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Restaurants where you can't book, walk ins only

(46 Posts)
SomethingLike Sat 28-May-16 09:09:58

AIBU to find these places a huge faff? Also to feel they're increasing in number?

I know I can just not go- BUT my favourite restaurant (food wise) is walk ins only. It's the only place that does a specific dish I really love and in the past month I have attempted to go three times. So I walk into reception and ask how long I have to wait for a table of two. The first two occasions I was told 90 minutes. I was starving so went elsewhere.

Last night I had a plan. I work near said restaurant and was meeting a friend after work for dinner. She couldn't meet me until 7.30pm. So at 6pm I went into restaurant and asked if I could put my name down for a table for two. 45 minute wait this time. I explained I was meeting my friend at half seven but they couldn't give me that time it was 6.45 or nothing, so I went back at 6.15 and got our names down for a 7.30pm table. It was such a faff!

I know a lot of people seemingly don't mind as the place is obviously very busy but does anyone else find this an annoying policy, not being able to just call up and book a table for when you want to go?

sirfredfredgeorge Sat 28-May-16 09:17:21

Stop going then...

BeautifulMaudOHara Sat 28-May-16 09:18:57

I think it's a pita too, I don't go to them. I real like Brindisa but will only go to the ones where I can book.

BeautifulMaudOHara Sat 28-May-16 09:19:23

So yes, it is an annoying policy, completely!

TendonQueen Sat 28-May-16 09:19:33

There's a place I'd like to try, but haven't yet been to because it has this policy. But as long as they get enough business they'll stick with it. I don't like it as a trend.

BeautifulMaudOHara Sat 28-May-16 09:22:58

Jay Rayner agrees

Bolograph Sat 28-May-16 09:23:07

They're fed up of people booking tables and not showing up, which then leaves them an empty table they could have given to a walk-in. For small restaurants, a single table no-showing on a Saturday night might be the difference between profit and loss that night, and I know one place which only has about 20 covers which once had three tables, about ten people, no-show.

Unlike with hotels you don't secure your booking with a credit card that can be charged, so what the hell are small restaurants supposed to do? Big places are rarely full, and even if they are the odd no-show doesn't harm them proportionately anything like as much. But a small restaurant, reliant on being absolute full on a couple of nights a week? It makes perfect sense.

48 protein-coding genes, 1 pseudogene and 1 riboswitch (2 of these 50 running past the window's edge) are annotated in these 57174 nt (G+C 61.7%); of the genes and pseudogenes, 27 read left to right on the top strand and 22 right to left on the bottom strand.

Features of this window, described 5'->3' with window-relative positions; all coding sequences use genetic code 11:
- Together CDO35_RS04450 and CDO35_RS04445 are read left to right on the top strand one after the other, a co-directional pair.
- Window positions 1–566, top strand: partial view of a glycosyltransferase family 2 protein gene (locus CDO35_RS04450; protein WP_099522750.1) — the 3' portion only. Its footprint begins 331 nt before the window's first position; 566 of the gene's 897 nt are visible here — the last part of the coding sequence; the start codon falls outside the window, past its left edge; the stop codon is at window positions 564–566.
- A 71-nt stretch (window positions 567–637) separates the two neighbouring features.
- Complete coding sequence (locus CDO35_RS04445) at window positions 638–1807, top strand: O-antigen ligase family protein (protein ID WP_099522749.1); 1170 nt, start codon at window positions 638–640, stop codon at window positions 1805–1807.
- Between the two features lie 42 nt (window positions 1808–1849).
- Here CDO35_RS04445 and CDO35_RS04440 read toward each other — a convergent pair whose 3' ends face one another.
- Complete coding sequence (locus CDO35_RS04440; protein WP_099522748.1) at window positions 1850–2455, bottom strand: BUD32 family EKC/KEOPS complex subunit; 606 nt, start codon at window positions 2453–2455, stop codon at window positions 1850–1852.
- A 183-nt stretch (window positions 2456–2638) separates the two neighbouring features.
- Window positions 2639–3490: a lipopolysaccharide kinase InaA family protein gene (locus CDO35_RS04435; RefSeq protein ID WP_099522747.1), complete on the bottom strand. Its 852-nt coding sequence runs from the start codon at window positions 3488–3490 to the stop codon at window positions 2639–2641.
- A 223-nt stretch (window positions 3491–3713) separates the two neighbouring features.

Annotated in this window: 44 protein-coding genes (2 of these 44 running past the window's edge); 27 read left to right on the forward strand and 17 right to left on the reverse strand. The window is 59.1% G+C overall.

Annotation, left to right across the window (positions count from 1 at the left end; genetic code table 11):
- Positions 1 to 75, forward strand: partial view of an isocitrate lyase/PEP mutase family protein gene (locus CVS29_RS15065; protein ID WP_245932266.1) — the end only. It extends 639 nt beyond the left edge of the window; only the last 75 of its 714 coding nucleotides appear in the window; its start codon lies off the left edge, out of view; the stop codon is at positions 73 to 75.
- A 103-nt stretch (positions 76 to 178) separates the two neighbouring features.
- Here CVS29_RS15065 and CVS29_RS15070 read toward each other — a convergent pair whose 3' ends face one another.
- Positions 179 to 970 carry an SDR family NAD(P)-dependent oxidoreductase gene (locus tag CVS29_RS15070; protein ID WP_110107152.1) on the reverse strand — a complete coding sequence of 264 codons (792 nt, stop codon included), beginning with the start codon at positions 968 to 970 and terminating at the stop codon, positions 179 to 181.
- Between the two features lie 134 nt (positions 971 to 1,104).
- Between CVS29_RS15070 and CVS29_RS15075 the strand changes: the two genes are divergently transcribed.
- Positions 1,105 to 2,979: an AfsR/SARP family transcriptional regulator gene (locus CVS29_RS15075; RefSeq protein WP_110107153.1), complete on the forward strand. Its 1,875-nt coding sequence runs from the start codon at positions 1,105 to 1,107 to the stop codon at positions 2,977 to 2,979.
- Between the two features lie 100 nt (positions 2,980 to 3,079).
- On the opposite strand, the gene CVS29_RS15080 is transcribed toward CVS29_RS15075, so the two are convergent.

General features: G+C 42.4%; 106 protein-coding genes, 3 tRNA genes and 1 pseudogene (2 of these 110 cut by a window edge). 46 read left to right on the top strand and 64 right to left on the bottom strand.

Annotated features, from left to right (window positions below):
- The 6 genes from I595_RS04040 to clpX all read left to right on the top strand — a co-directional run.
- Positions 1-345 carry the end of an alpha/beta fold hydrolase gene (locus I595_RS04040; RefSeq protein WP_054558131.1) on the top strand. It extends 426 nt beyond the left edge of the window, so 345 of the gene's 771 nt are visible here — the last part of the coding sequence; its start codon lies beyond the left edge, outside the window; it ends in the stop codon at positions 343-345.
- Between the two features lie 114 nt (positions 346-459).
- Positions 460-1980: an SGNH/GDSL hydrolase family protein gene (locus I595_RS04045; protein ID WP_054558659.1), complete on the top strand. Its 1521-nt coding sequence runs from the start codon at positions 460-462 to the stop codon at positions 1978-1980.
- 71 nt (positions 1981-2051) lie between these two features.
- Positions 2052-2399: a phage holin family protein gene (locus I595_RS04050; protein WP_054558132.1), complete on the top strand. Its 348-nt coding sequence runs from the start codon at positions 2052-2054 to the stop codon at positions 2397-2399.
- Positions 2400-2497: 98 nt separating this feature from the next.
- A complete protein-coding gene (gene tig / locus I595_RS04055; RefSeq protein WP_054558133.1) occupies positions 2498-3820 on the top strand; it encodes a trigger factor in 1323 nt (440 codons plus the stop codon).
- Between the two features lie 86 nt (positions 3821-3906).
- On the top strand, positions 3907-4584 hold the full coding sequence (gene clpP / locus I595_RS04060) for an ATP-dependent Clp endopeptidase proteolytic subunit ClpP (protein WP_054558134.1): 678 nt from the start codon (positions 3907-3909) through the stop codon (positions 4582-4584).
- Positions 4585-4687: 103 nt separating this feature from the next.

curren Sat 28-May-16 09:26:03

The reason is that people don't show up.

Even when you take deposits, you will find some people from a group don't turn up, or not turn up at all. When you own a business and you have turned away other people because you have booked it's damaging to the evenings take when tables don't turn up or only turn up with less than what they have booked.

A lot of people also get offended at having to leave deposits.

Maybe get pissed off that it's seemingly acceptable to book tables and not turn up. People forget that restaurants are a business.

They are doing what's best for them to make money. Which is the reason it's there.

SomethingLike Sat 28-May-16 09:26:24


That's made me happy I love Jay Rayner!

Also it's not a small restaurant it's a huge one over two floors in the middle of a city.

2rebecca Sat 28-May-16 09:27:48

I can see the advantage for the restaurant, no empty tables and faster turn around.
It sounds as though you either book somewhere else or accept you turn up early put your name down and then go to a near by pub for a while.
In some ways I'd rather have this than a restaurant that is booked solid for 2 months, or restaurants that prioritise celebrities and never have a table for people they haven't heard of.

acasualobserver Sat 28-May-16 09:28:53

Learn how to cook that specific dish you really love.

curren Sat 28-May-16 09:30:14

It's a myth that big places can afford to have empty tables.

Bigger place means bigger running costs. Staff, rates, utilities etc.